Thanks K-I-Y! Y’know, some day I’ll figure out if you’re a Lovecraft or a Chambers fan.
- 60 Do you talk to yourself?
I sort of do, but I don’t conceptualize it as talking to myself - I talk to my cat, or to inanimate objects, or to a TV or computer screen. And by that I mean more than the simple things I’d imagine most people do; I hold conversations with my cat about what to make for dinner or whether I’m forgetting anything on my shopping list. I start explaining my troubleshooting process to my computer when I’ve been hammering away at problems on a machine and nothing seems to work… That kind of thing. To be completely honest, my inner hermit romanticizes becoming so detached from society that I forget human speech, and as a result every time I speak out in an empty room I reflexively chastise myself.
- 73 Do you correct people when they make mistakes?
I usually only do it when it’s in an official capacity - if someone at work makes false assumptions about how a system I oversee functions, I ensure they’re corrected before it causes any problems for anyone.
Also, if a friend is new to something I can speak with authority on, I’ll talk to them about what they’re doing and try my best to facilitate further discovery on their part. My hope is they resolve their own mistakes without my help.
I thought about this for a while, because I’m kind of at a transition point (29 in June). I guess no, not particularly. Socially I feel like I still fit in more with people who are younger than me, particularly because all the friends I have who are my age are married and/or have kids, while I’m still single. And I have what tend to be thought of as juvenile pastimes (anime, video games, chatting with “internet friends”)… Sometimes I feel like I’ve become one of the guys I knew in college who seemed so out of place, like they needed to just give up trying to make friends at their age.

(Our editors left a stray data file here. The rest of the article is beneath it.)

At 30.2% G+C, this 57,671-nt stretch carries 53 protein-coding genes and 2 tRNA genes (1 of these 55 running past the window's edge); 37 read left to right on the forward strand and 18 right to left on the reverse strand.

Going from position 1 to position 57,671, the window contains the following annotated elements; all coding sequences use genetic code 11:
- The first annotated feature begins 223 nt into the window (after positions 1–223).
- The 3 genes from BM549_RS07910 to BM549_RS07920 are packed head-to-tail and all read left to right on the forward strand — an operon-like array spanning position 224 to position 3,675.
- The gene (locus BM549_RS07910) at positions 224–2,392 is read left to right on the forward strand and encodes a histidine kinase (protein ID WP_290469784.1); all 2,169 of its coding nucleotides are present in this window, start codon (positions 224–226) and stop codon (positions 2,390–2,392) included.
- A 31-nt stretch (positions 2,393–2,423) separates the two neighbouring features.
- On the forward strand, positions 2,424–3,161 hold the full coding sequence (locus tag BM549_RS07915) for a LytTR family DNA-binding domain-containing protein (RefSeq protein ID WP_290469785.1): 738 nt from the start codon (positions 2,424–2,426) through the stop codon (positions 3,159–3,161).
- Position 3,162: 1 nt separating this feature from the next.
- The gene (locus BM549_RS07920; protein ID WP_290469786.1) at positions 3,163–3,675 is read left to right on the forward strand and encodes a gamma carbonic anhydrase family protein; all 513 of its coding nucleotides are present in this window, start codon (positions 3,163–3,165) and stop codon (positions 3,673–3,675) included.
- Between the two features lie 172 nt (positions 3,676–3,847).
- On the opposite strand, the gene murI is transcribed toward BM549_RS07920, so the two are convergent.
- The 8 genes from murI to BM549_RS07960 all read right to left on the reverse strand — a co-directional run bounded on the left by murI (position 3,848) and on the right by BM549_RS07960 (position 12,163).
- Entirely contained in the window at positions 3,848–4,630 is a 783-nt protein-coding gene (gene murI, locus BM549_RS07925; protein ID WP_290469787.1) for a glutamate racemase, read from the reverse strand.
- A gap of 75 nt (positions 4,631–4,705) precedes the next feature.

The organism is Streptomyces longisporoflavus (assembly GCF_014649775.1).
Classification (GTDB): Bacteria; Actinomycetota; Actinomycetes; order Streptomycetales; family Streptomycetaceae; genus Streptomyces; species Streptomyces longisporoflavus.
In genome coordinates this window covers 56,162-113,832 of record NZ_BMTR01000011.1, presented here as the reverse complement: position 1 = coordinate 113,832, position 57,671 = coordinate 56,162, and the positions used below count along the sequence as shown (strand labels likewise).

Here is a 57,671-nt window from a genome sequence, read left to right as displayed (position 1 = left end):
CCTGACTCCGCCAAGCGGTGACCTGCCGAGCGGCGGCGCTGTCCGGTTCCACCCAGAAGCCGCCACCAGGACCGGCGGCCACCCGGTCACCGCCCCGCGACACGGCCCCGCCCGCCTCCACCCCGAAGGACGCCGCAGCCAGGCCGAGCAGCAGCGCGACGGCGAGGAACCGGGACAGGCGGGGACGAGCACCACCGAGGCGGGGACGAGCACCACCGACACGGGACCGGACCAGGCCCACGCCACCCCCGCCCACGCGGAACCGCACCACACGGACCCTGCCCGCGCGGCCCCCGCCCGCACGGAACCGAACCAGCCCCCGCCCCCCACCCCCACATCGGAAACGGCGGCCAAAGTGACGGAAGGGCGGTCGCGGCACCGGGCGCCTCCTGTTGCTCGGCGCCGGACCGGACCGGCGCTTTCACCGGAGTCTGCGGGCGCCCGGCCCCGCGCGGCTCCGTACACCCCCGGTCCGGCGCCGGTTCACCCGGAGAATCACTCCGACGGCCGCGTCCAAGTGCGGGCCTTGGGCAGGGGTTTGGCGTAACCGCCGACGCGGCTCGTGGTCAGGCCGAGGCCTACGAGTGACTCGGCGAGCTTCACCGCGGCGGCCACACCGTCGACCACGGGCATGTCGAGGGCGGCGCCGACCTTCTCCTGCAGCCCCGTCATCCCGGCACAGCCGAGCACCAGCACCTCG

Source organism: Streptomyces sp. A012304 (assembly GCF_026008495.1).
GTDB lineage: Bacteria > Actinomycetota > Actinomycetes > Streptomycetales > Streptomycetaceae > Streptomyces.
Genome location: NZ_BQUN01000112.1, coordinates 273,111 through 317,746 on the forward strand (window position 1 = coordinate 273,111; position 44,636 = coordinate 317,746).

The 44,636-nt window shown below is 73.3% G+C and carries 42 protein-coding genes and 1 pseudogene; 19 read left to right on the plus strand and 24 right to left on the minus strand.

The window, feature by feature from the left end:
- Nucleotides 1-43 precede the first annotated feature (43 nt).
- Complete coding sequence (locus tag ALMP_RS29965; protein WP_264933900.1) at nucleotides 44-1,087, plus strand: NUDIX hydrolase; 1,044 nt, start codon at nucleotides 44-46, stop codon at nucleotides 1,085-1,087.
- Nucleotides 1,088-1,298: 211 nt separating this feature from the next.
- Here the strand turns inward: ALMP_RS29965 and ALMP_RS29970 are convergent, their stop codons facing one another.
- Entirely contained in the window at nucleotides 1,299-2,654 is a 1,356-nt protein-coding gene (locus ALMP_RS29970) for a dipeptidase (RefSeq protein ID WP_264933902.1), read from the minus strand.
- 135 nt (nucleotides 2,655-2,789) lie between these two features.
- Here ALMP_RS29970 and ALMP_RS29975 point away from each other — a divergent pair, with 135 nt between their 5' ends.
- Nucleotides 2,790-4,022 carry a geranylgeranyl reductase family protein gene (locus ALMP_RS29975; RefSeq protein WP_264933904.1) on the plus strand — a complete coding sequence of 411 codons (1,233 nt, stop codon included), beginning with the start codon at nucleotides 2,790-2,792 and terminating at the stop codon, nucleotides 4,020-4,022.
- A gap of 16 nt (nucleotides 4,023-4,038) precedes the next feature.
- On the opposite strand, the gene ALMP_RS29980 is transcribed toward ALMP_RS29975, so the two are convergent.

And from a professional position, I’ve found I’m too young for a lot of things my practical experiences permit; I had my first paid IT job when I was 11, and by the age of 14 I was administering servers, building office networks, and writing database-driven web applications for businesses in my city. It actually took 4 years of raises and promotions to finally get back to making as much money in a year as I did before I had a driver’s license. But you put that stuff on a resume and no one will believe you, so I went and got an engineering degree so I’d have the piece of paper to back it all up, and all anyone cares about are the number of years I’ve been doing IT work after graduation. Even if my first job out of college I was in the top 2% of performers for a tech company of 1,500 2 years running.
So yeah… Short answer is no.
It’s difficult for me to say, if I’m honest. I spend most of my time pretty emotionally detached, partly as a side-effect, and partly as a means of defense I’ve developed over the years against things which trigger my depression. But I do feel frustration and disappointment (which together are pretty much like anger) either when people I know say racist, sexist, or otherwise prejudiced remarks, or when people I know are the target of such things. It’s one thing if it’s a slip, or a lack of understanding - even the best ally can mess up and let out a phrase they used in the past before they knew better. People who fight against bettering themselves, though, are really frustrating to me.